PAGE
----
Until now the supply rules have been designed to force both armies to take steps to provide and protect their lines of supply.
Each corps starts the campaign with four days supplies, which is also the maximum that they can carry. To resupply they have to halt, avoid the enemy and be within one day’s march of a depot. As they advance they have to establish depots so that they do not have to retreat to resupply.
All of this was designed for a series of one off, stand alone, mini campaigns. At the start both armies had sufficient supplies for four days, plus one days supply in their depot.
The new Regional Military Command system requires a change in this stand alone, mini campaign system. However I still need a system which will bring a natural end to each mini campaign.
I am testing a new supply system which should bring about this result.
At the start of each campaign phase each army will have sufficient supplies for 10 days. This translates as 40 days supplies (10 for each of the four corps). As now, each corps will start the campaign with four days supplies. The remaining 6 days per corps will be held in their depot. This depot will be the nearest town to their location at the start of the campaign.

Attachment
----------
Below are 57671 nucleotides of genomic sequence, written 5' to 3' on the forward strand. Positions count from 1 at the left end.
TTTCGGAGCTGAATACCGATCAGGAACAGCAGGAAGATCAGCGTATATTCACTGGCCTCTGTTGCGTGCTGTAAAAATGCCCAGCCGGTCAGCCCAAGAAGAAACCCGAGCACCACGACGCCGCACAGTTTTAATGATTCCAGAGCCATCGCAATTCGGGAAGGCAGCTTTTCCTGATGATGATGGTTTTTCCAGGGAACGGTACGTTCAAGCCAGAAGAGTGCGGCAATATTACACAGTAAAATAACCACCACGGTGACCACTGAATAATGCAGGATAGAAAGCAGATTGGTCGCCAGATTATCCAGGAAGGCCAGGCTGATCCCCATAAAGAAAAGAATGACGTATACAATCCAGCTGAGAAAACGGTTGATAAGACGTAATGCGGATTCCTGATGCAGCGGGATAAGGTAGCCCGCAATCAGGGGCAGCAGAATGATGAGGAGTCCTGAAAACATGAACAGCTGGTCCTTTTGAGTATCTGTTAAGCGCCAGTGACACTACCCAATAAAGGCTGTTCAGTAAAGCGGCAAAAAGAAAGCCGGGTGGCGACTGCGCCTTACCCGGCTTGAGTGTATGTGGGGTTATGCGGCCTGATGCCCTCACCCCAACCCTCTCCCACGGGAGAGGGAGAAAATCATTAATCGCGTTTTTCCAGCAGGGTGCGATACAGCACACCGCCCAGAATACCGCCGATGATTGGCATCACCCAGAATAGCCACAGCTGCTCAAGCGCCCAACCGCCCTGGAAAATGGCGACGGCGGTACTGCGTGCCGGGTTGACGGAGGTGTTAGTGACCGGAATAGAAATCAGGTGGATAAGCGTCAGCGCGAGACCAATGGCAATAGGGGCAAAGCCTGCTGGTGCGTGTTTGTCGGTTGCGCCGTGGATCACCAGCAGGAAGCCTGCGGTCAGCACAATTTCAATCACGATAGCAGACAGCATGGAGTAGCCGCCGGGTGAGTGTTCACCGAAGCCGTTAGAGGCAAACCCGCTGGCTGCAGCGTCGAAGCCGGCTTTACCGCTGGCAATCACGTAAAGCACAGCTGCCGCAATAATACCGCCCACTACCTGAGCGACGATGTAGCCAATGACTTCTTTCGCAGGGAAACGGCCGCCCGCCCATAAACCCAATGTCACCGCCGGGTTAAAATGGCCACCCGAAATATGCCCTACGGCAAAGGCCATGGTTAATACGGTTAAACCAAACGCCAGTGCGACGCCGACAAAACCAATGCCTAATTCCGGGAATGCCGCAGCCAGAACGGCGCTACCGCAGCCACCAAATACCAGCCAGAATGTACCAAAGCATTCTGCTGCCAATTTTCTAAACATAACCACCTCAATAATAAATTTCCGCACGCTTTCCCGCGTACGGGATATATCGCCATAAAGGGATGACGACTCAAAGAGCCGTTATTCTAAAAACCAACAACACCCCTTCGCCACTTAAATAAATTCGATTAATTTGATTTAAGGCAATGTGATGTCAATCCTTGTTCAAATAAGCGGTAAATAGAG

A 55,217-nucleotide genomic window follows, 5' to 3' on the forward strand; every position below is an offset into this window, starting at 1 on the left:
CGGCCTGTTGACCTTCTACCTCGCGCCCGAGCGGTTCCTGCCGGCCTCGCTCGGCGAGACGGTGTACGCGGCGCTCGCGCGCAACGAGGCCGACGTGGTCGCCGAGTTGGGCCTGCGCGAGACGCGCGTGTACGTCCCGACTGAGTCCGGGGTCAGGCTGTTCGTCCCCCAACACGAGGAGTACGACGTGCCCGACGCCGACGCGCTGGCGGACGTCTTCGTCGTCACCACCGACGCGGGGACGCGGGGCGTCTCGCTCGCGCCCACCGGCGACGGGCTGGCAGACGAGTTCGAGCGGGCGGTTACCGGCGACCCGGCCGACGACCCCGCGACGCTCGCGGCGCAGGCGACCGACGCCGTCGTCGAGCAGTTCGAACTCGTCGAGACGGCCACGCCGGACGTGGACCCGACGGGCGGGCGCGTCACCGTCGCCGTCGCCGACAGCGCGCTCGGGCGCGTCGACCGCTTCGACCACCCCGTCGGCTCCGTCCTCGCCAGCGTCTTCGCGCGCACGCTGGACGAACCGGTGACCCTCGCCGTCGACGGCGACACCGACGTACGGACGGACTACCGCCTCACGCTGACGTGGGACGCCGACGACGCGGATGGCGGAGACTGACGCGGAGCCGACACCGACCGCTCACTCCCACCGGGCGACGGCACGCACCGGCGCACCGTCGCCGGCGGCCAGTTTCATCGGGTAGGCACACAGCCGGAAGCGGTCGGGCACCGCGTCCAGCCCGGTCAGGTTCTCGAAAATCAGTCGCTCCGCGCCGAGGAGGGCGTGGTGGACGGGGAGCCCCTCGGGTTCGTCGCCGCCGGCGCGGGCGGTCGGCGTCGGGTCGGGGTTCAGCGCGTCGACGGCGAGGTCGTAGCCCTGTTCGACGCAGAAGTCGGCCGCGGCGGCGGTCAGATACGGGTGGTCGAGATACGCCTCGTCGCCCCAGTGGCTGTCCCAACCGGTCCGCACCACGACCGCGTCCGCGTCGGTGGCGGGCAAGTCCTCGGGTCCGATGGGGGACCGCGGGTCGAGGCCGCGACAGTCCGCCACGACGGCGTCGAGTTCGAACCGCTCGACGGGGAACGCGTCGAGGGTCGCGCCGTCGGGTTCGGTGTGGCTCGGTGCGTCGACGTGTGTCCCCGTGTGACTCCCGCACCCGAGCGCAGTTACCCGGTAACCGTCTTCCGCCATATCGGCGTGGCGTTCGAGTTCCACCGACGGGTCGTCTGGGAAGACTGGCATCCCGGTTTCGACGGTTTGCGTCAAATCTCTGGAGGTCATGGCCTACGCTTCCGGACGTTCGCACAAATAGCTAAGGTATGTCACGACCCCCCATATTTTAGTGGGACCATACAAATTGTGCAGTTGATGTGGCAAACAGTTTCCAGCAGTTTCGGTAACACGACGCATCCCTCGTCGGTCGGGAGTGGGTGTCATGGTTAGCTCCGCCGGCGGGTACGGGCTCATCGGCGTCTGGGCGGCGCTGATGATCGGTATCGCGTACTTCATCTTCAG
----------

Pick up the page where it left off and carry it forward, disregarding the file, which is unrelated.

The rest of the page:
It will no longer be necessary for a corps to detach an infantry brigade to form a garrison. I have found that these detachments add nothing to the wargame, and just reduce the number of figures available to wargame.
However as they advance, or retreat, they will have to establish depots to resupply. Each corps can establish as many as they want. To do so they must halt in the town and avoid contact with the enemy for one day.
This means that each campaign will last a maximum of ten moves. There will be a clear campaign objective, usually to take and hold a specified town.
I have found with the wargame that having a maximum number of game moves (in this case 12) really applies the pressure to the attacker. In my games it tends to take four moves to move within artillery range, four moves for artillery fire and the final four moves to move into contact and decide the outcome by musket fire and melee. If the attacker allows too many moves for artillery fire he will run out of time to reach the enemy and fire and melee.
I am hoping that this principle will also apply to the campaign phase.